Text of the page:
Skip to comments.Planets Around Planets?
Posted on 06/05/2006 7:32:33 PM PDT by KevinDavis
June 5, 2006 | Evidence continues to mount that planets can form around very-low-mass objects. In fact, planets might even form around objects that are so low in mass that they themselves could be considered "planets."
The latest results, reported at this week's American Astronomical Society meeting in Calgary, Alberta, come from groups led by Ray Jayawardhana (University of Toronto, Canada) and Subhanjoy Mohanty (Harvard-Smithsonian Center for Astrophysics).
(Excerpt) Read more at skyandtelescope.com ...
||This doesn't bode well for Democratic Underground.|
Unless the orbitting body exerted a large gravitational pull on the object it orbitted, or was roughly the same size, wouldn't it be a moon?
Ironclad proof of the moon's origin?Did earth and moon "coaccrete" at the same time? That is, did two clouds of debris simultaneously collect and coalesce into two rough spheres, which then began orbiting about a common center of gravity? Or, perhaps the earth and moon were once a single mass that ultimately fissioned due to the gravitational tugging of a passing massive object. If either of these scenarios were correct, earth and moon would have similar bulk compositions. This, however, does not seem to be the case.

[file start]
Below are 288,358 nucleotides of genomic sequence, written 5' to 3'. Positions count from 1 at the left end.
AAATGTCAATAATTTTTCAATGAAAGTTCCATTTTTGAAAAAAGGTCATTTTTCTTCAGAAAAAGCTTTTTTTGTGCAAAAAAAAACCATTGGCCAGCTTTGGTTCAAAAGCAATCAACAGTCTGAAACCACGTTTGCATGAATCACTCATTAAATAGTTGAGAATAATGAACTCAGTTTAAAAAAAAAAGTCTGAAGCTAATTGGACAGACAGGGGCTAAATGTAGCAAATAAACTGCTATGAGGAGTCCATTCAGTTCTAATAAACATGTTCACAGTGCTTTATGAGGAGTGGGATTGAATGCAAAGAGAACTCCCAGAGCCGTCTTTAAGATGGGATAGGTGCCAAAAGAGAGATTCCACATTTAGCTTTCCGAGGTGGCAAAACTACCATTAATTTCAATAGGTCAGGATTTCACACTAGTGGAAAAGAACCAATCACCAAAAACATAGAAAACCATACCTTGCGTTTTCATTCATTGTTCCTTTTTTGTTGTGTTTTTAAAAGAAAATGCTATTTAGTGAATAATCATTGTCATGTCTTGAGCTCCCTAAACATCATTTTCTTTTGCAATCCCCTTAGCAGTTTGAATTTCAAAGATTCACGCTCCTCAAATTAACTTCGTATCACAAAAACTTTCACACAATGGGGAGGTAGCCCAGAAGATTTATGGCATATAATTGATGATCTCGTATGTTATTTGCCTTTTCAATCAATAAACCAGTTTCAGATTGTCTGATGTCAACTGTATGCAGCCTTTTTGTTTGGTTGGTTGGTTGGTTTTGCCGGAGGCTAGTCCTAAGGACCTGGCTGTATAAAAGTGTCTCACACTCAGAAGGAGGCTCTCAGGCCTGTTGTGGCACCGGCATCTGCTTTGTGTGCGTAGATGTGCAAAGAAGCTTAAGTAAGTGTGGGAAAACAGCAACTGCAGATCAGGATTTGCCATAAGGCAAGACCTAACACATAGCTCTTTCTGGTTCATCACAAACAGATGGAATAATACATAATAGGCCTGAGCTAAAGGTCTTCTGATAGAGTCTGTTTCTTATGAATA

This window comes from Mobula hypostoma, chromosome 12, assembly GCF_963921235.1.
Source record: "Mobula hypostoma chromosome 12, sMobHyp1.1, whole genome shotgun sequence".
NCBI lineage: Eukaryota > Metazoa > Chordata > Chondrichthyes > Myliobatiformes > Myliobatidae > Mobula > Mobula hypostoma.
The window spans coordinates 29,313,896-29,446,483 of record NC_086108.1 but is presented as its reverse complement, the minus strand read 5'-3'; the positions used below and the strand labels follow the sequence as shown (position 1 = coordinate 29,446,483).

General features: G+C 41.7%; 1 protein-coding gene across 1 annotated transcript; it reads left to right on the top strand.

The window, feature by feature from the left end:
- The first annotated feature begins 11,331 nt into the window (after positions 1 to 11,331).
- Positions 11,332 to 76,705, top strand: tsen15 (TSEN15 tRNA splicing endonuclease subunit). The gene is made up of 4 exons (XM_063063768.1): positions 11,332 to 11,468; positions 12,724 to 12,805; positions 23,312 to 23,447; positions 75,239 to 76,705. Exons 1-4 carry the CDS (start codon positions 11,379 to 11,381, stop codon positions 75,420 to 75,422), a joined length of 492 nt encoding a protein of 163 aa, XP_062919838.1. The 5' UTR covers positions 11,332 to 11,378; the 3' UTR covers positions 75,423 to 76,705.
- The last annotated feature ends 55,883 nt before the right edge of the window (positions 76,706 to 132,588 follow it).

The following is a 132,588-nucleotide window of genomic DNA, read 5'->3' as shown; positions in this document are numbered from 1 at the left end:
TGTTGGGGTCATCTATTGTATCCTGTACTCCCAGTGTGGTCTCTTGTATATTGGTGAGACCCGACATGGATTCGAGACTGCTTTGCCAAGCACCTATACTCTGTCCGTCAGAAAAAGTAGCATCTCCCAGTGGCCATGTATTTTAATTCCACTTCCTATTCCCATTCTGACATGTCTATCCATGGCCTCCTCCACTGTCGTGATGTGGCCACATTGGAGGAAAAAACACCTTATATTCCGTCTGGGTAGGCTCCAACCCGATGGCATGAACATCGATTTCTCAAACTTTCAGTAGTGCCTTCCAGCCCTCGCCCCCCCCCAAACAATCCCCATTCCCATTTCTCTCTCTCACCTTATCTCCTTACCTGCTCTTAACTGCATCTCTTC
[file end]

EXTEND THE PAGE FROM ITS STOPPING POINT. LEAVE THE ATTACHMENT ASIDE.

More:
by William R. Corliss
Science Frontiers #101 Sep-Oct 1995
The abundance and distribution of iron on the moon's surface, as measured by the lunar probe Clementine, indicates that the moon is richer than the earth in refractory (high melting point) compounds. The moon, therefore, almost certainly originated elsewhere, contrary to what most astronomers have long believed. Given the constraints of celestial mechanics, the most likely hypothesis postulates a colossal impact involving protoearth and the interloping protomoon. After considerable havoc, the two battered spheres settled down into their present configuration. Thus expire the two most popular theories of the moon's origin. (Lucey, Paul G., et al; "Abundance and Distribution of Iron on the Moon," Science, 268:1150, 1995)
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